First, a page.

By Ben Wright
Political correspondent, BBC News
The recession has turned politics on its head
Budget day used to be a predictably enjoyable event for Labour MPs.
Order papers were waved as golden rules were met and busts declared dead. Money was showered on public services and the Tories were taunted.
Prosperity framed politics for a decade and the government fought successive campaigns with the slogan of Labour investment versus Conservative cuts.
But the worst recession in decades has completely reshaped politics and today's Budget statement was made against a backdrop of deflation, rising unemployment and the worst borrowing figures since World War II.
We are now in an era of spending cuts and tax increases, regardless of the outcome of the next election.
The Conservatives called this a day of reckoning for the government and Labour MPs listened in silence as Alistair Darling listed a string of widely-predicted spending announcements, including money to help the unemployed pay their mortgages and extra resources for out of work under-25 year olds.
It was certainly not a second fiscal stimulus package but that was never on the cards. There simply isn't the money.
The borrowing figures came at 12.56pm. The chancellor rushed through them and the opposition benches barely had time to gasp at the news that borrowing will gradually drop from a high of £175bn this year.
In his reply to the statement, an incredulous David Cameron pointed out that the government will be borrowing £606bn over the next four years.
Finding money to spend was always going to be tough. Tougher still for Mr Darling was the need to plausibly explain how the budget deficit can be filled in.
Before the Budget, some in Labour's ranks talked hopefully about the chance to bring in a "people's budget" - a reference to David Lloyd George's dramatically redistributive budget of 1909.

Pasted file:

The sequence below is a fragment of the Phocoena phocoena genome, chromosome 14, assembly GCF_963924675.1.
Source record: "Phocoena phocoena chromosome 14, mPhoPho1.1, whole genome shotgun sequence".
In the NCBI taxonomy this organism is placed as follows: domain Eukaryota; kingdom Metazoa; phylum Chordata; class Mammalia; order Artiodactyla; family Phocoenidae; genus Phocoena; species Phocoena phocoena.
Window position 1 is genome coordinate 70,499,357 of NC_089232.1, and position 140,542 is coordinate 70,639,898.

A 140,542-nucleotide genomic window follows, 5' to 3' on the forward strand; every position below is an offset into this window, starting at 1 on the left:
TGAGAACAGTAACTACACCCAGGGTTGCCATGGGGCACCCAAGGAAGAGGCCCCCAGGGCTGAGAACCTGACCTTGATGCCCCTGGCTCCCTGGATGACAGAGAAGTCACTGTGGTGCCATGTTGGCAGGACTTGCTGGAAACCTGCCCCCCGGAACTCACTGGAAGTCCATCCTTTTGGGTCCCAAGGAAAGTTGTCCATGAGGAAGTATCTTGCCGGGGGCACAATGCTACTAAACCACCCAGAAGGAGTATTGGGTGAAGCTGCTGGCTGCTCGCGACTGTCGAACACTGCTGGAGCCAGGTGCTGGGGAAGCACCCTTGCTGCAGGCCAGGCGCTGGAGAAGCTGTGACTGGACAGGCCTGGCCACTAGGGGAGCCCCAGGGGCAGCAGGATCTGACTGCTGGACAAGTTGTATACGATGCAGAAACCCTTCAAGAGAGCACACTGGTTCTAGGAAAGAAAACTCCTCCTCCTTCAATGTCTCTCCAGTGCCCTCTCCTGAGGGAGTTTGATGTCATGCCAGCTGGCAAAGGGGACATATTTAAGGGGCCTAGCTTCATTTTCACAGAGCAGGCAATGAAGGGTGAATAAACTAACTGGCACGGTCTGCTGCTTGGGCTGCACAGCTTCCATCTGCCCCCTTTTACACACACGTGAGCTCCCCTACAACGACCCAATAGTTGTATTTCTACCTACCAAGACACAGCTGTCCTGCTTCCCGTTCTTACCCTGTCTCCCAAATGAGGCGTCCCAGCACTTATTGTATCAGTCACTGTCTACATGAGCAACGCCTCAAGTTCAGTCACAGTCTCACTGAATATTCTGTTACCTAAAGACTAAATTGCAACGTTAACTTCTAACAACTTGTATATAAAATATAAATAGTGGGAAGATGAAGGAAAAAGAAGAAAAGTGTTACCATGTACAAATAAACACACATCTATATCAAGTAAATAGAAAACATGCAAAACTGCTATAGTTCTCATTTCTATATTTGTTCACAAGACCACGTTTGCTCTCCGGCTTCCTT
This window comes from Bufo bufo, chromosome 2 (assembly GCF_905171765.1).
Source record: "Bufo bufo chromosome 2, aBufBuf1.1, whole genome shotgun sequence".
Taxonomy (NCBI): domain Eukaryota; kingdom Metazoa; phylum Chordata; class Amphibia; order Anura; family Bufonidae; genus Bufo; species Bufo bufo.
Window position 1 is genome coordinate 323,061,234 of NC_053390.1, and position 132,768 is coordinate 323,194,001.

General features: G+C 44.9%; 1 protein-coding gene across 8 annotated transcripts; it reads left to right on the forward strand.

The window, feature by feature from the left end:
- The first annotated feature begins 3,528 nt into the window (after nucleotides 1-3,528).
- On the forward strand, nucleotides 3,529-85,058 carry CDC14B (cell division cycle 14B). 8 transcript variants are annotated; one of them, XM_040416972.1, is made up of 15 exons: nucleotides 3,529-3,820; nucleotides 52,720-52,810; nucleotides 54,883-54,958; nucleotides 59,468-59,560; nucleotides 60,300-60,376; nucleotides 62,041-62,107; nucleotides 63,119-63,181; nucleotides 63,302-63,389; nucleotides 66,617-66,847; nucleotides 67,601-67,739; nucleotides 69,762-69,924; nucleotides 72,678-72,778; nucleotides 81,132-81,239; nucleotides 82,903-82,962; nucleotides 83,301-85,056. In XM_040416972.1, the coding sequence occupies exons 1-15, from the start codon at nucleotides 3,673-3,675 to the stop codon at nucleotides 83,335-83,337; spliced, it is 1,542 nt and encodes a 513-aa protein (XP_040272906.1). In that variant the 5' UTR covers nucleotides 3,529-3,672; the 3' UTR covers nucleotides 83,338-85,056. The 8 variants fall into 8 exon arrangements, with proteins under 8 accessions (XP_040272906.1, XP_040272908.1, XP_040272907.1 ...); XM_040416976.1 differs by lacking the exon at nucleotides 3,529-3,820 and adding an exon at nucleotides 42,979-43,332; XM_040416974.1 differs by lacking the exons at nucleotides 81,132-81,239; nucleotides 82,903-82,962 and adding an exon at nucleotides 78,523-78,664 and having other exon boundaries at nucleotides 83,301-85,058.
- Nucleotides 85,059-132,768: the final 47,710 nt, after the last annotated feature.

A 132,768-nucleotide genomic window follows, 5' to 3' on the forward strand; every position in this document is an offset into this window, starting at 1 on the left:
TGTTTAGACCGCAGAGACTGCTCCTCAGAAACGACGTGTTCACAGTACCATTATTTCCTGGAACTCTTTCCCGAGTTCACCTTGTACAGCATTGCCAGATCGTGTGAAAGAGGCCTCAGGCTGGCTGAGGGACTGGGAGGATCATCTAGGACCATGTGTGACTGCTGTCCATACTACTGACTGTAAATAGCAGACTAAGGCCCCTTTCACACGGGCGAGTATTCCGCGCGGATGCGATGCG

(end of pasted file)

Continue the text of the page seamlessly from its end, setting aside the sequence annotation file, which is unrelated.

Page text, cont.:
They may feel they got it, with a new 50% top rate of tax on people earning more than £150,000 to be introduced in April 2010 - probably before the next election - and the reduction of pension tax relief for people earning over the same amount.
These measures combined do not come close to plugging the financial hole the government is in but they are politically crucial.
First, they may fire up flat Labour activists a year away from the election who yearn for a bit of ideological red meat.
The new 50 pence rate breaks Labour's 2005 election pledge not to introduce a new top rate of tax but the activists will welcome this shot of economic populism.
Secondly, today's tax announcements put the Conservative party in a very difficult position. Should it match them?
Shadow chancellor George Osborne said he would not make reversing the new 45p rate a priority but what about 50p?
Could the Conservative Party base stomach that? And if not, where would they find the money?
Before today's announcements, public spending growth was already pencilled in to drop to 1.1% a year after 2011.
The Conservatives argued that should be squeezed even further and today the chancellor agreed, announcing a contraction of spending to 0.7%. Again, what do the Tories say now?
The chancellor's figures do not give any detail about where these savings will come from.
All parties are going to need answers to that question because the cuts to public spending sketched in this Budget go beyond anything mooted by the Conservative Party in recent years.
Politics has changed and the election starts here.